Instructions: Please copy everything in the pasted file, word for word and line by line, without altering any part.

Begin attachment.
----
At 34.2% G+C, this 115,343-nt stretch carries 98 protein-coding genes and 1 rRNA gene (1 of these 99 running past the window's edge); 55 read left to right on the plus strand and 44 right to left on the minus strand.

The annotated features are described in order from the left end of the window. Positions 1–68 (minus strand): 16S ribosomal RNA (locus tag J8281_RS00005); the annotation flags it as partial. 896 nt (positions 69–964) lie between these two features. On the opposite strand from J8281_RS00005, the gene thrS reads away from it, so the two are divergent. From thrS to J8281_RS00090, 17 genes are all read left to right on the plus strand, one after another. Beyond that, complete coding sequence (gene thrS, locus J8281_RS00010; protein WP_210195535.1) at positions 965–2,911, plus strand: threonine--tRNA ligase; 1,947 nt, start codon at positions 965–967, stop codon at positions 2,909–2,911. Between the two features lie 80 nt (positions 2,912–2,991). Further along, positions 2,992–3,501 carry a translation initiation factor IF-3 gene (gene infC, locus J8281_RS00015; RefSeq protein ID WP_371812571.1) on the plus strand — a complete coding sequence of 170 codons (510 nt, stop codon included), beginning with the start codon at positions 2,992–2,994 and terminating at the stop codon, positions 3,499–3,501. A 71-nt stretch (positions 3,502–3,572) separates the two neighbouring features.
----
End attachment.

At 34.2% G+C, this 115,343-nt stretch carries 98 protein-coding genes and 1 rRNA gene (1 of these 99 running past the window's edge); 55 read left to right on the plus strand and 44 right to left on the minus strand.

The annotated features are described in order from the left end of the window. Positions 1–68 (minus strand): 16S ribosomal RNA (locus tag J8281_RS00005); the annotation flags it as partial. 896 nt (positions 69–964) lie between these two features. On the opposite strand from J8281_RS00005, the gene thrS reads away from it, so the two are divergent. From thrS to J8281_RS00090, 17 genes are all read left to right on the plus strand, one after another. Beyond that, complete coding sequence (gene thrS, locus J8281_RS00010; protein WP_210195535.1) at positions 965–2,911, plus strand: threonine--tRNA ligase; 1,947 nt, start codon at positions 965–967, stop codon at positions 2,909–2,911. Between the two features lie 80 nt (positions 2,912–2,991). Further along, positions 2,992–3,501 carry a translation initiation factor IF-3 gene (gene infC, locus J8281_RS00015; RefSeq protein ID WP_371812571.1) on the plus strand — a complete coding sequence of 170 codons (510 nt, stop codon included), beginning with the start codon at positions 2,992–2,994 and terminating at the stop codon, positions 3,499–3,501. A 71-nt stretch (positions 3,502–3,572) separates the two neighbouring features.